In our Tuesday news wrap, lawmakers chastised the Federal Personnel Chief over congressional data breaches, the St. Louis Cardinals are being investigated by the FBI for allegedly hacking the Houston Astros’ computers and a fierce tropical storm hits Texas. Continue reading
Behind the scenes of Major League Baseball, team management and leadership is slowly becoming more diverse. In part, the rise of “Moneyball” analytics has helped broaden the kind of knowledge and experience that ball clubs seek in hiring. Special correspondent John Carlos Frey talks to two high-level baseball executives who are challenging the stereotypes. Continue reading
Banks, popularly known to fans as “Mr. Cub,” joined the team as its first black player in 1953. He hit 512 career home runs throughout his 19-season career with the Cubs and was famous for his catchphrase, “Let’s play two,” which adorns his statue at Wrigley Field. Continue reading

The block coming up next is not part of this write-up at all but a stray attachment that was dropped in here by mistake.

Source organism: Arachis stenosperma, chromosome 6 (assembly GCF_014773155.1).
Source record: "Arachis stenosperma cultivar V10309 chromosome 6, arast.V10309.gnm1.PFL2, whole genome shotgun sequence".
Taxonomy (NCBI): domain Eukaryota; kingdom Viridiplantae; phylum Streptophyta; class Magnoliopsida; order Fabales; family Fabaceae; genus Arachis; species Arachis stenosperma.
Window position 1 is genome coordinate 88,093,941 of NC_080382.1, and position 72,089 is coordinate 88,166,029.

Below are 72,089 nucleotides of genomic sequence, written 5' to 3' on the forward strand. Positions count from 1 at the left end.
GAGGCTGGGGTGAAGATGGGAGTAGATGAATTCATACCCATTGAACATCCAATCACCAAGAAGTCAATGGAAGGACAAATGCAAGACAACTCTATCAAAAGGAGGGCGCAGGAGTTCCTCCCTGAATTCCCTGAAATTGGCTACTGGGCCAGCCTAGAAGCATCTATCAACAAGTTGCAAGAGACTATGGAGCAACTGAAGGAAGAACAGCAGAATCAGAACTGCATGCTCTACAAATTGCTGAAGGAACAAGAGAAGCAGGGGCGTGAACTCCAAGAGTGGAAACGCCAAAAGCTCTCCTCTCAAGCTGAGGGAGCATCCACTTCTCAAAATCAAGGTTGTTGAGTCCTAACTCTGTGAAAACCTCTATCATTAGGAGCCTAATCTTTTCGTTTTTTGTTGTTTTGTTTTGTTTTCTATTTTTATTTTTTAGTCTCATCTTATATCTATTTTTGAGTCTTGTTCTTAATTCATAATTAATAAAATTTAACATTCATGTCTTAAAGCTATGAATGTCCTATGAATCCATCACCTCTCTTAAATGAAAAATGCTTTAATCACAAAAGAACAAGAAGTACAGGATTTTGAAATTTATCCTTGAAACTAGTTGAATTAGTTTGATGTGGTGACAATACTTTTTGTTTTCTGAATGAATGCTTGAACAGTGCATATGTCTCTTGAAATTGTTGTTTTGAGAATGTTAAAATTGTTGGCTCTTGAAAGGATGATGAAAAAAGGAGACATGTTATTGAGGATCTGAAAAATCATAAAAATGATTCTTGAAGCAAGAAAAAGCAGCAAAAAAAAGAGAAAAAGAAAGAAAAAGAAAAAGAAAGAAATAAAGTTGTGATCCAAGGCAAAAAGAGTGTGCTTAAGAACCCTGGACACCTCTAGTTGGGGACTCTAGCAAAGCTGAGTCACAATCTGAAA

The Kansas City Royals’ meteoric rise from Midwestern underdog to American League champs has electrified its hometown. Tonight, before the faceoff with World Series veterans, the San Francisco Giants, Gwen Ifill speaks Mike Pesca of Slate and Hampton Stevens of The Atlantic about the state of play that allowed an unlikely team to rise through the ranks. Continue reading
San Francisco radio stations KOIT-FM and KFOG-FM have pledged to remove the signature chart-topping song “Royals” from their airwaves until the end of Major League Baseball’s World Series.
At bat for the last time on his home field, Yankees player Derek Jeter made the winning run of the game. That emotional farewell comes at a time when pro sports and athletes have been in the headlines for troubling and criminal behavior. Jeffrey Brown talks to Christine Brennan of USA Today and ABC News and Mike Pesca of Slate and NPR about Jeter’s closer, plus a scandal in sports opinion journalism. Continue reading
The Cubs will close out the 100th anniversary of Wrigley Field tonight when they play their last home game of the season against the St. Louis Cardinals. When the lights go down on the field Wednesday, however, it will be more than the end of both a season and a century at the ballpark — it will also mark the end of a video-free era.
Besides being a beloved baseball star, Babe Ruth was one of the first cancer patients to receive a combination of chemotherapy and radiation, a practice that doctors still use today. Continue reading